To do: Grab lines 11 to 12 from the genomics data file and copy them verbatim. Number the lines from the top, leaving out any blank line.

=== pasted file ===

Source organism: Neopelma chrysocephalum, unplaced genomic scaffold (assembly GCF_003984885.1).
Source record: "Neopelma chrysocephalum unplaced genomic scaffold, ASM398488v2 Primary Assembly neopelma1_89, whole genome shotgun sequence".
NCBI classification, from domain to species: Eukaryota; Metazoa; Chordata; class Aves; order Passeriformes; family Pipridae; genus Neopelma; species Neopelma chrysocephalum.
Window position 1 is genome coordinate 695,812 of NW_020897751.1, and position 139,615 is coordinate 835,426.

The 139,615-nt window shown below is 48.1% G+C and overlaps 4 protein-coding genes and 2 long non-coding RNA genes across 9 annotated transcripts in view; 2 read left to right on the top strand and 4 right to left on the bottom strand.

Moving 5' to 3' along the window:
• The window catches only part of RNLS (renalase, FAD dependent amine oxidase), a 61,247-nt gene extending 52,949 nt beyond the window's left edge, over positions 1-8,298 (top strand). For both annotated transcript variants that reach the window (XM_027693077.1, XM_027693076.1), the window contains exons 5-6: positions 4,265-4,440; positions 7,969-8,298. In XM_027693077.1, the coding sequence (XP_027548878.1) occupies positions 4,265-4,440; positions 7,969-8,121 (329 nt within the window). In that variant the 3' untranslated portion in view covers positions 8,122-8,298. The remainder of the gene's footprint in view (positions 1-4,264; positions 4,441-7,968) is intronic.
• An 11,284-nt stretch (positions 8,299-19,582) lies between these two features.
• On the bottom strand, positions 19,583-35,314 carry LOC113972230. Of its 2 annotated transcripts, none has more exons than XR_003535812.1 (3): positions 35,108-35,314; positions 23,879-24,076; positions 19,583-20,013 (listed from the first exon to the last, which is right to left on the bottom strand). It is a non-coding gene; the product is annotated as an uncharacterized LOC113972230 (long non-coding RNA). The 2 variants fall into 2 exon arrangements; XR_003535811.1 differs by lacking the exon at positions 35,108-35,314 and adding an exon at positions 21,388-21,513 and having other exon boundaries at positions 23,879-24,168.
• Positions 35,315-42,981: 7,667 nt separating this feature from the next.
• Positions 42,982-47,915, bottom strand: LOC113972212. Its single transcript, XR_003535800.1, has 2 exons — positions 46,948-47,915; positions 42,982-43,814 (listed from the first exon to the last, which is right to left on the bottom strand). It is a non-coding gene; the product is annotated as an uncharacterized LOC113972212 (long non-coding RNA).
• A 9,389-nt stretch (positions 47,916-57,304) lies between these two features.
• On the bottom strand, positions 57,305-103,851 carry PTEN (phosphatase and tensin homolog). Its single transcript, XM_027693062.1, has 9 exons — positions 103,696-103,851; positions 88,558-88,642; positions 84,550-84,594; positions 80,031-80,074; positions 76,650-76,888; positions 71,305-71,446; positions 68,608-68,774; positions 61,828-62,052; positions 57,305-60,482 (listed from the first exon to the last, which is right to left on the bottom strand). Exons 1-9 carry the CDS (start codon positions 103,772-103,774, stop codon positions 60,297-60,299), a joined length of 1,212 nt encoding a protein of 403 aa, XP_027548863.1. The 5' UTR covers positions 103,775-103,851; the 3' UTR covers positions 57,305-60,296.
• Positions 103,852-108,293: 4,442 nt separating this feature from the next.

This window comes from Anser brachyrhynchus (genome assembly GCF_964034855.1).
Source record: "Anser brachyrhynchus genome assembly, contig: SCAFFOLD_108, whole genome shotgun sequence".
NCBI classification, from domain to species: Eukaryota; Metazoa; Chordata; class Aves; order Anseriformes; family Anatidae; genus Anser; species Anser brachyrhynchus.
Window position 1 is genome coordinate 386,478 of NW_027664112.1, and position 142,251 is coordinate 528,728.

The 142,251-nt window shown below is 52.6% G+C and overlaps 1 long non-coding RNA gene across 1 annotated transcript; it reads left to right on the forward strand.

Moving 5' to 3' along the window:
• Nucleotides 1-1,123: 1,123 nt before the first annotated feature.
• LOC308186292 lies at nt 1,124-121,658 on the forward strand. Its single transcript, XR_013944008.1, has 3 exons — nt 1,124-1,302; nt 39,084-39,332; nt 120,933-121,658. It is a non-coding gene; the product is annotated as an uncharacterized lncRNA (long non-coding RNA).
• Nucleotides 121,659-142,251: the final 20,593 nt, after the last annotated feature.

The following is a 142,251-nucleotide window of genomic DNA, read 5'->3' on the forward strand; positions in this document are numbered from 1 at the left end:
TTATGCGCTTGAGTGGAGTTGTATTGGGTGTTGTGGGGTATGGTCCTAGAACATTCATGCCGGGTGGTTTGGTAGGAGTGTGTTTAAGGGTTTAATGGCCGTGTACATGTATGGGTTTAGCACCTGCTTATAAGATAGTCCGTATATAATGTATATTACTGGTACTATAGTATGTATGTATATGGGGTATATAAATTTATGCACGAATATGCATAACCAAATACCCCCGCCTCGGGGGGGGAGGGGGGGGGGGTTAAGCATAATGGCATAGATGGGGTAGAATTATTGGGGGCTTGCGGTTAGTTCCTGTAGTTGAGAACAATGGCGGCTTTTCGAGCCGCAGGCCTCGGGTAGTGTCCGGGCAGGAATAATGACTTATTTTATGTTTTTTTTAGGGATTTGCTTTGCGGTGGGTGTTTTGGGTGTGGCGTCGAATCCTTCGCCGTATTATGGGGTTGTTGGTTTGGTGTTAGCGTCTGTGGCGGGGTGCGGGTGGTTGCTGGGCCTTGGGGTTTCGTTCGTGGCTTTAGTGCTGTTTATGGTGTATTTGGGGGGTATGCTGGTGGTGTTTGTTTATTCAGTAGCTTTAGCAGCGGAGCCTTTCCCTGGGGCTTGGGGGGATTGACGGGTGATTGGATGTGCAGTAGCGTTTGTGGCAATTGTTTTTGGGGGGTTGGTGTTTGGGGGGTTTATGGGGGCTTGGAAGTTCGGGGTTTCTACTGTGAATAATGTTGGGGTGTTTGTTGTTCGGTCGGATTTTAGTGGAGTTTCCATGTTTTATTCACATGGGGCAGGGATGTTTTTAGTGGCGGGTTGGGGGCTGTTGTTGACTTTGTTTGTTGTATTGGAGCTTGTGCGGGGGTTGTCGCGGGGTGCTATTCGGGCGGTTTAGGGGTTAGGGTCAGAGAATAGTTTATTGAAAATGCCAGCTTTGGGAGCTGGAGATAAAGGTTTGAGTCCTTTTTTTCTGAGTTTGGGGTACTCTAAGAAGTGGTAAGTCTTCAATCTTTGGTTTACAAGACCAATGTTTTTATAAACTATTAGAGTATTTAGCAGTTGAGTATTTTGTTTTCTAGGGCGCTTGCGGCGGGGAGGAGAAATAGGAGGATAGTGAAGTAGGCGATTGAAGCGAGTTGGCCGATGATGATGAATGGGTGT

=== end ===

• Positions 42,982-47,915, bottom strand: LOC113972212. Its single transcript, XR_003535800.1, has 2 exons — positions 46,948-47,915; positions 42,982-43,814 (listed from the first exon to the last, which is right to left on the bottom strand). It is a non-coding gene; the product is annotated as an uncharacterized LOC113972212 (long non-coding RNA).
• A 9,389-nt stretch (positions 47,916-57,304) lies between these two features.